Peterbrough Examiner
Friday, February 6, 2009

Story of Métis singer who made it big captivates audience

"Familiar faces of friends and family in the crowd..." said the Velvet Devil to the packed house at cabaret tables at Market Hall last night. The singer stepped on stage, struck a pose and with a wave of her arm had the room captivated for the rest of the night. The gown. The gloves. The glamour. That voice. What a performance!

The Saskatchewan Native Theatre Company's presentation of The Velvet Devil was brought to us by Peterborough's Public Energy, affiliated with Peterborough New Dance, and Indigenous Performance Initiatives, supporting indigenous artists telling their own stories, bridging traditional cultural practices and contemporary expression.

Not the musical number you thought you signed up for, this devil had the audience fooled that they were in the Town Hall in Batoche, Saskatchewan in 1941, taking in the homecoming performance of the Métis singer who made it big in Toronto.

She came home after the death of her mother to give a concert for her family and community, her grandmother's idea. Intertwined was the story of her big-dream runaway life to the big-city jazz scene in Toronto.

The musical numbers were sensational and fun. "Blame it on the Devil", "I'm an Angel," "Call My Name" and "If I Were a Man," to name a few, were all in the spirit of the time. But the simple beauty of the traditional song that Velvet sang in the voice of her Métis mother was a cherished moment that one wished could last a bit longer.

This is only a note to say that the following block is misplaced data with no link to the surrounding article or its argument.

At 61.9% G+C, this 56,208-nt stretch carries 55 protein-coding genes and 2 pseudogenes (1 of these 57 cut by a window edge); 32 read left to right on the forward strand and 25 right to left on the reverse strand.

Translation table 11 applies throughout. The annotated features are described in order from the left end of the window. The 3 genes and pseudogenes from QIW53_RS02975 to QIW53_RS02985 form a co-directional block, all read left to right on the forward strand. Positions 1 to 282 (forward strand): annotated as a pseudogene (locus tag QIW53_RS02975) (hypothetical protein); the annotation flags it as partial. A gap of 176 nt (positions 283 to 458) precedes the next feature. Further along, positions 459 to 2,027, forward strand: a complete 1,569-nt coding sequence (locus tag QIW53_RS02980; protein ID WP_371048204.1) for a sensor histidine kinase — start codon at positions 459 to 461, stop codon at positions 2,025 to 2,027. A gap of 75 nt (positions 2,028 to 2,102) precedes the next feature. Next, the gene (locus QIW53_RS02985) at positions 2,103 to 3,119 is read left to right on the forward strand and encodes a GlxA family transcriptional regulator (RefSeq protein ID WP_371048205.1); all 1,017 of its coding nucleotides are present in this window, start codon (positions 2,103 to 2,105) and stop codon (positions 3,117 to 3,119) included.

"The boys," bandleader Nate Renner on guitar, Teegan Jeffers on bass and Alan Long on drums, played the back up band beautifully. Supporting the singer and drawing focus at the appropriate times, their fun characters weaved in and out of the story effortlessly.

This play about a concert is a delightful, seamless deceit, written and performed by Andrea Menard who also wrote the songs with Robert Walsh. The story is about a woman jazz singer who reckons the traditional Métis voice of her mother with that of her own, in a clash of cultures across generations.

The graceful and deliberate gestures in Velvet's entrance and exit framed the minimal staging with class. The audience was captured by the story. Technically speaking, sound and lighting were taken for granted, which is great. The shadows thrown up the back wall by the low-angle front lighting gave the feel of the devil in the room, along with silhouettes against a red velvet curtain.

Not a moment was wasted in the perfectly-paced performance directed by Alanis King. Quick, slow, in and out of songs and stories, laughs, cries and easy transitions were all hit bang on by the velvet vixen. Andrea Menard's gift is in the giving of her performance and her grace lies in the thanks she seems to give it with, a truly generous artist.

If you missed it, you should be sorry, but you can still catch it in Vancouver on Feb 10. Worth the plane fare.


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